A woman who was dubbed ‘Australia’s worst serial killer’ after being convicted over the deaths of her four kids has been pardoned in light of pioneering scientific research.
Kathleen Folbigg, 55, was jailed for 25 in 2003 after a jury found her guilty of three counts of murder and one of manslaughter.
Each child had died suddenly between 1989 and 1999, aged between 19 days and 19 months.
Although there was no physical evidence of injuries or foul play, prosecutors alleged Folbigg, who has always protested her innocence, had smothered the infants.
She was convicted based on circumstantial evidence, including diary entries handed over by her then husband in which she said how ‘guilt about them all haunts me’.
She was released from prison in Grafton, New South Wales, on Monday after an inquiry found there was now ‘reasonable doubt’ of her guilt.
It focused on recent insights into genetic traits which undermined one of the prosecution’s key arguments: that four children from one family dying of natural causes before the age of two was incredibly unlikely.
In 2018, scientists discovered that her two daughters, Sarah and Laura, had carried a rare DNA mutation linked to severe heart problems and sudden death in infancy.
It was poorly understood at the time but was later classed as ‘likely pathogenic’ after further research led by a team from the Australian National University.
Australian legal officials refused to reopen the case for years, but the research team’s leader, Prof Carola Vinuesa, continued to present research suggesting the verdict was ‘deeply unjust’ and gained the backing of a number of other experts.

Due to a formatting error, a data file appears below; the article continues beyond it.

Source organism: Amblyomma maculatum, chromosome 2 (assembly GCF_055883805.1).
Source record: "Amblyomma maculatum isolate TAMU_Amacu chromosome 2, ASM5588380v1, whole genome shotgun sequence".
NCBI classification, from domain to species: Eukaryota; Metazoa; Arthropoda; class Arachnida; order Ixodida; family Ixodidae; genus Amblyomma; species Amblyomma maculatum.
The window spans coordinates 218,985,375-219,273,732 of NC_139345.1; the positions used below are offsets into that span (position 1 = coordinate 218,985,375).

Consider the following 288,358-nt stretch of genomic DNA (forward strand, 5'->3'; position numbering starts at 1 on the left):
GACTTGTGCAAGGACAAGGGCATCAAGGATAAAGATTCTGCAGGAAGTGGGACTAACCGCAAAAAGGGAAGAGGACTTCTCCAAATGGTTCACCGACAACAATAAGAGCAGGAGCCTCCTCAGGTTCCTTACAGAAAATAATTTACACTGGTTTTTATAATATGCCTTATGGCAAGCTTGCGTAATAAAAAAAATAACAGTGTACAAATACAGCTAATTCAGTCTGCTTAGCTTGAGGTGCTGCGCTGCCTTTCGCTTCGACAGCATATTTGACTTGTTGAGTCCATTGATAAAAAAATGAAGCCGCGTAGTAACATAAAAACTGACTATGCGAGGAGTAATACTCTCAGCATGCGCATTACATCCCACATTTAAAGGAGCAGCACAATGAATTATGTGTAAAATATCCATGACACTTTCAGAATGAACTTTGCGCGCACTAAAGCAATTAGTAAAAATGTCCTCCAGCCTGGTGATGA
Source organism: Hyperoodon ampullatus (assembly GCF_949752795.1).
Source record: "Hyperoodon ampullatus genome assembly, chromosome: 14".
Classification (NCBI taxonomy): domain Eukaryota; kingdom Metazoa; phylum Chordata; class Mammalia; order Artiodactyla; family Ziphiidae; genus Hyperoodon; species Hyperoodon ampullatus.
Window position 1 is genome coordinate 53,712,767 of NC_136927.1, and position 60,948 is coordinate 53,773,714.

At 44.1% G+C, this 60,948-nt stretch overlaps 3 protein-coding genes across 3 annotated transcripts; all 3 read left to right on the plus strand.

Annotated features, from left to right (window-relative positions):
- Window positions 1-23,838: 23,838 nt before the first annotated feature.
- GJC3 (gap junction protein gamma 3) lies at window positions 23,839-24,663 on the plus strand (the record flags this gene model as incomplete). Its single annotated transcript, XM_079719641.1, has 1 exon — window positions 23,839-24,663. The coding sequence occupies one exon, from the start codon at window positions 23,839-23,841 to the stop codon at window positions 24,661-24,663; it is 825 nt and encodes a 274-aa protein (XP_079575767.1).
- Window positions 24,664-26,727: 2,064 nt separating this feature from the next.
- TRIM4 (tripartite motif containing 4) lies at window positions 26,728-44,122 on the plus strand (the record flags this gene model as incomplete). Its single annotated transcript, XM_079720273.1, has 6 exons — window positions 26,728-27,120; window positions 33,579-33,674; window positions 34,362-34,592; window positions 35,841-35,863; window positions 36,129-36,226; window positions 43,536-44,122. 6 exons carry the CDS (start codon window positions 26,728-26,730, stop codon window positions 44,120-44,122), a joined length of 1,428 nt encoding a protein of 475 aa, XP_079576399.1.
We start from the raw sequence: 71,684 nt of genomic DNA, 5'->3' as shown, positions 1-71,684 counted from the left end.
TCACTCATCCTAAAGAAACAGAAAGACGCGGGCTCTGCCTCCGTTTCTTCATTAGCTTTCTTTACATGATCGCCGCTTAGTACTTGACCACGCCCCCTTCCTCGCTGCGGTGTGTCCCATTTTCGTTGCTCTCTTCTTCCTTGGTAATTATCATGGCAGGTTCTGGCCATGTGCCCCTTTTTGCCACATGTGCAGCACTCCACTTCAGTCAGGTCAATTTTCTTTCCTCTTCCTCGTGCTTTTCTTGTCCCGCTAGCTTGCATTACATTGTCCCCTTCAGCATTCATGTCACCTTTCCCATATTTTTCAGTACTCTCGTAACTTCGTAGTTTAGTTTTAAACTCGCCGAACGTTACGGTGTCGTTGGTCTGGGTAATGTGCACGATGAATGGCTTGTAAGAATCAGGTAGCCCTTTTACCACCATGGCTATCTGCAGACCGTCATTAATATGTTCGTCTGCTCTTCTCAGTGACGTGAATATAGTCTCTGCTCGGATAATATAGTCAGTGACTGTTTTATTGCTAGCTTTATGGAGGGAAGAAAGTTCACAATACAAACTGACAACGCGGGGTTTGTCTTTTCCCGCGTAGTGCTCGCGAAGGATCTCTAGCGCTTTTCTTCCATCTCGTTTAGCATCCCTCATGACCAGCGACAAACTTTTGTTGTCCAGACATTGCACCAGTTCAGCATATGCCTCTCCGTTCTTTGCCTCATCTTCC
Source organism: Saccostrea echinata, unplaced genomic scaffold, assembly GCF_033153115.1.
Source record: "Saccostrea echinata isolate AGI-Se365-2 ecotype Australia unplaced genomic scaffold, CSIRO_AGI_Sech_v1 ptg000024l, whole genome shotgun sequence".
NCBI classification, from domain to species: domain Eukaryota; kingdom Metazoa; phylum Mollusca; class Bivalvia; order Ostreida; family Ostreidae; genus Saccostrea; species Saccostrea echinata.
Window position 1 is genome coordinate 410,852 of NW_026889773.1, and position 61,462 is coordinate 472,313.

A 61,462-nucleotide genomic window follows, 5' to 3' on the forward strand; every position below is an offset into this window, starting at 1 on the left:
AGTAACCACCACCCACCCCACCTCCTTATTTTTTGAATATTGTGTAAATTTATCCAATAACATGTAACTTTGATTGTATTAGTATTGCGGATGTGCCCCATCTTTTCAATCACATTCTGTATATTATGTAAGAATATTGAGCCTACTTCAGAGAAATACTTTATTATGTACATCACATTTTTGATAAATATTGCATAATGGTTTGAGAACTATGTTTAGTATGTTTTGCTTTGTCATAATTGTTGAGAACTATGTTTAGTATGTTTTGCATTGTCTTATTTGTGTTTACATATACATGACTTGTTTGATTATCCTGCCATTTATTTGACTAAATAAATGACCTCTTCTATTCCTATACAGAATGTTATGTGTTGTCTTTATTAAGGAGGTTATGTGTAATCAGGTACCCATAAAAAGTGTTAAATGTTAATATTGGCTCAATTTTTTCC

An inquiry into Folbigg’s convictions was eventually opened, and also hear evidence that one of her sons, Patrick, may have died from an underlying neurogenetic disorder such as epilepsy.
The leader of the inquiry, former state chief justice Thomas Bathurst, found there was a reasonable possibility that Patrick, Sarah and Laura had died of natural causes.
The fourth and eldest child, Caleb, was believed to have died of sudden infant death syndrome until the 2003 criminal case against Folbigg emerged.
Now it was clear his siblings could also have died naturally, the ‘coincidence and tendency evidence which was central’ to allegations of Caleb’s manslaughter ‘falls away’, Mr Bathurst said.
Mr Bathurst said he had reached ‘a firm view that there was reasonable doubt as to the guilt of Ms Folbigg for each of the offences for which she was originally tried’.
‘I am unable to accept … the proposition that Ms Folbigg was anything but a caring mother for her children’, he added.
An upcoming report will look at whether the mother’s convictions should be quashed, although her pardon means she is a free woman.
The attorney general for New South Wales, where the mother was convicted, has said it will consider whether changed to the law are needed to prevent such situations in the future.
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